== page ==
Lions turn Bears’ third-down attack into a problem area
BY MARK POTASH Staff Reporter September 29, 2013 8:27PM
Updated: September 30, 2013 7:31PM
DETROIT — Kyle Long has no idea if his penalty for illegal hands to the face against Ndamukong Suh was legit.
‘‘I don’t know. I didn’t write the manual on holds,’’ Long said. ‘‘But who knows? There’s so much stuff going on with hands and all that . . . who knows? I was just trying to get him blocked.’’
Regardless of Long’s opinion, the call in the third quarter typified the Bears’ frustration and futility on third down in Sunday’s 40-32 loss to the Detroit Lions at Ford Field. They were 1-for-13 (7.7 percent) on third-down conversions.
Trailing 30-16 midway through the third quarter, the Bears had their best chance to put some real heat on the Lions since falling behind 30-10 in the first half. Quarterback Jay Cutler threw a 27-yard pass to Earl Bennett on third-and-eight for an apparent first down at the Lions’ 41. It was a momentum play. The Bears were 0-for-7 on third-down conversions to that point. Their fortunes were turning.
And then . . .
‘‘They threw a flag. You see the laundry on the ground. You ask the ref, ‘Who’s that on?’ And he points to you,’’ said Long, who had not been called for a penalty in his first three NFL games. ‘‘You say, ‘There’s nothing I can do about it now’ [and] move on to the next play and continue trying to battle.’’
But on third-and-18 from the Bears’ 22, Cutler overthrew Alshon Jeffery and was intercepted by safety Louis Delmas. The Bears had another chance after Major Wright intercepted Lions quarterback Matt Stafford.
But on third-and-10 from their 16, Cutler fumbled when he was blindsided by Suh and Nick Fairley recovered at the 4-yard line and scored to give the Lions a 37-16 lead with 20 seconds left in the quarter.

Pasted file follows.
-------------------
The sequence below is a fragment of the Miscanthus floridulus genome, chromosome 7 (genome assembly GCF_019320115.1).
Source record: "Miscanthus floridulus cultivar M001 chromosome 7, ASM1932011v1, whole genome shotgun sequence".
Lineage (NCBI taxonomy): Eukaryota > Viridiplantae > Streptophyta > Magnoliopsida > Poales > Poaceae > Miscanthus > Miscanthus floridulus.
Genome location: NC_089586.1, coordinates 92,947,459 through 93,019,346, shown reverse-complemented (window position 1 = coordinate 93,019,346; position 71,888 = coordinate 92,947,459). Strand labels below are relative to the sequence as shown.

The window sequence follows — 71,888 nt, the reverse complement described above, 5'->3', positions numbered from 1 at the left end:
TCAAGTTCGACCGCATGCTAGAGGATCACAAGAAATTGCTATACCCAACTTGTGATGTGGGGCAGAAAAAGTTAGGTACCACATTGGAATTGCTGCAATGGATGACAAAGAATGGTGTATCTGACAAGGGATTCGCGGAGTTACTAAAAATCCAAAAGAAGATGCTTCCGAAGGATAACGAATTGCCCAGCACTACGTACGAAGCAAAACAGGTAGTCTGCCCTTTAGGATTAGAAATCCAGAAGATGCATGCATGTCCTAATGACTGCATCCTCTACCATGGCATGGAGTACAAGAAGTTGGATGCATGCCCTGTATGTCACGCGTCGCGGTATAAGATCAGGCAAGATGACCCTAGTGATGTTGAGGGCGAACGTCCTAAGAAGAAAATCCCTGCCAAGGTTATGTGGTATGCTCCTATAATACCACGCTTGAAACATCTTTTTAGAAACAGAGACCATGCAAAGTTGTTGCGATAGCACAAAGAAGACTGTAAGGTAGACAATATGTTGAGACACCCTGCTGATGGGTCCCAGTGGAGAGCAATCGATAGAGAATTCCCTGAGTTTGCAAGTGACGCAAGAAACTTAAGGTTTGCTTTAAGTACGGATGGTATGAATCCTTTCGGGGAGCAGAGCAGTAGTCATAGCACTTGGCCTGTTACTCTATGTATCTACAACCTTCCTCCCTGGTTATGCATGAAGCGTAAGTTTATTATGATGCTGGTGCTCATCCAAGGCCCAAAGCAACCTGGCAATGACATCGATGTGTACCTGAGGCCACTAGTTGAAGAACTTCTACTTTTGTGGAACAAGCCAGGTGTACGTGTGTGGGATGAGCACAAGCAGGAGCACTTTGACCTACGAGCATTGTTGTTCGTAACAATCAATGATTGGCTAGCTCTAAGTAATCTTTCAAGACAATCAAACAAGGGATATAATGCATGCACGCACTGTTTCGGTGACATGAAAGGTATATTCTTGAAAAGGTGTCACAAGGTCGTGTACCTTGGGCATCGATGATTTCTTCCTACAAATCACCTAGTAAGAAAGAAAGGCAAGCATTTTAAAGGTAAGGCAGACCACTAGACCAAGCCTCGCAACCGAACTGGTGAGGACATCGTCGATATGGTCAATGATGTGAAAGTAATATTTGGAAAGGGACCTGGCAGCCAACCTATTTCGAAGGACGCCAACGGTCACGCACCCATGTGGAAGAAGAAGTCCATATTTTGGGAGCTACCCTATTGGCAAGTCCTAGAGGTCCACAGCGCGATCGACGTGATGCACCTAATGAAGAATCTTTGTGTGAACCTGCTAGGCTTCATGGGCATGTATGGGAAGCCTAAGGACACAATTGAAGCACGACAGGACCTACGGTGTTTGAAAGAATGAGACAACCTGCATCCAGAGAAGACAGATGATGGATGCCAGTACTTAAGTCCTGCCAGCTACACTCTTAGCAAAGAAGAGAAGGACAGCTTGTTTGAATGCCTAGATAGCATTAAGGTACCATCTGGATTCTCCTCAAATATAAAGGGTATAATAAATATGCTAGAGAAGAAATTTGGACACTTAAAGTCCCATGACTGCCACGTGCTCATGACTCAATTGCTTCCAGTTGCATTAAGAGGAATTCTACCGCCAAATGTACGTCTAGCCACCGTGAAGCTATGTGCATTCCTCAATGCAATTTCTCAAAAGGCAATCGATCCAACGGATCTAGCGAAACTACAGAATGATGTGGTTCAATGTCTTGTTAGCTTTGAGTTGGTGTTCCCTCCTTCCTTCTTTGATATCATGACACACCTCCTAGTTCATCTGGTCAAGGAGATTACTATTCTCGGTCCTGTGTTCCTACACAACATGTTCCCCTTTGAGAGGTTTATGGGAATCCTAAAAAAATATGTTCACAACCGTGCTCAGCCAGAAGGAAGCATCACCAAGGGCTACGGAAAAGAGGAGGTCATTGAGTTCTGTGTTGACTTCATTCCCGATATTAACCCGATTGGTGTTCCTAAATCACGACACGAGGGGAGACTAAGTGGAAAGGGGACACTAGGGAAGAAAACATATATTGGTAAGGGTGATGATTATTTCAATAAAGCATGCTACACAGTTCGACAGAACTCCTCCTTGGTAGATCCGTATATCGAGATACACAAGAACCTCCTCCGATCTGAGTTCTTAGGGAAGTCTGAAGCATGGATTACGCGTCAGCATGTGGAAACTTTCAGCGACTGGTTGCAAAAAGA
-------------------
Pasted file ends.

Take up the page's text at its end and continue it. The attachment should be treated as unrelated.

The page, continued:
The Bears were ninth in the NFL in third-down conversions (43.9 percent) coming into the game. Against the Lions, they were 0-for-12 until Cutler’s too-little-too-late 10-yard touchdown on third-and-7 with 43 seconds to play.
‘‘We had a few turnovers,’’ Cutler said. ‘‘They’ve got a good front. They didn’t do anything we had never seen or weren’t ready for.’’
That might be true, but the discouraging aspect of the Bears’ first loss of the season is that the Lions at least made it look like the Bears weren’t ready for them.
On a third-and-10 play in the second quarter — with the Bears leading 10-9 — Cutler ran the play clock down trying to get everybody in the right position and appeared to be changing the play at the last second when rookie right tackle Jordan Mills was called for a false start. It was the first false start for the Bears this season. On the third-and-15 play that followed, Cutler threw a two-yard pass to Brandon Marshall and the Bears punted.
Cutler came into the game as the third-leading passer in the NFL on third down — three touchdowns, no interceptions and a 123.5 rating. He also had scrambles of 13 and nine yards for third-down conversions.
But the Lions had his number on third down. Cutler was 5-for-11 for 30 yards, one touchdown, two interceptions, two sacks and one fumble for a 43.2 rating — and that was with the late touchdown pass to Bennett. In the first three quarters, his rating was a paltry 10.7.
Until they see the film, the Bears don’t know what went wrong. But they know they have work to do.
‘‘We’ve got to convert on third down,’’ Mills said. ‘‘I had some mishaps during those [third-down] conversions. I’ve got to be better and more disciplined. As a team, we did a pretty good job. We’ve got to clean up a few things. We should be fine.’’